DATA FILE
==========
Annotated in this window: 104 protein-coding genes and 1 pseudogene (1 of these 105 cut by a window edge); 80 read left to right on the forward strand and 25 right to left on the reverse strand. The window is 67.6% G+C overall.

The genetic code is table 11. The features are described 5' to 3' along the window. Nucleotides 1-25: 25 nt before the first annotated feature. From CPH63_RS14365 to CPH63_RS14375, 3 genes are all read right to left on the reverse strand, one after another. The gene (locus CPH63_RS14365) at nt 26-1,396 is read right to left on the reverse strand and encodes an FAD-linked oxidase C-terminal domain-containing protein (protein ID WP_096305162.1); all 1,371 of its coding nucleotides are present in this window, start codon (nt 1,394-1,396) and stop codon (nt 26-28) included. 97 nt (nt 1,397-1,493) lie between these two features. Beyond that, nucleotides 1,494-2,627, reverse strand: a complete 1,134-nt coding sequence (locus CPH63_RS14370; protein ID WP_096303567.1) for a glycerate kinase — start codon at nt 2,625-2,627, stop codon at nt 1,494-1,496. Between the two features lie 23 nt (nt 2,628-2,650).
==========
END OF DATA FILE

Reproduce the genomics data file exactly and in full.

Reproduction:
Annotated in this window: 104 protein-coding genes and 1 pseudogene (1 of these 105 cut by a window edge); 80 read left to right on the forward strand and 25 right to left on the reverse strand. The window is 67.6% G+C overall.

The genetic code is table 11. The features are described 5' to 3' along the window. Nucleotides 1-25: 25 nt before the first annotated feature. From CPH63_RS14365 to CPH63_RS14375, 3 genes are all read right to left on the reverse strand, one after another. The gene (locus CPH63_RS14365) at nt 26-1,396 is read right to left on the reverse strand and encodes an FAD-linked oxidase C-terminal domain-containing protein (protein ID WP_096305162.1); all 1,371 of its coding nucleotides are present in this window, start codon (nt 1,394-1,396) and stop codon (nt 26-28) included. 97 nt (nt 1,397-1,493) lie between these two features. Beyond that, nucleotides 1,494-2,627, reverse strand: a complete 1,134-nt coding sequence (locus CPH63_RS14370; protein ID WP_096303567.1) for a glycerate kinase — start codon at nt 2,625-2,627, stop codon at nt 1,494-1,496. Between the two features lie 23 nt (nt 2,628-2,650).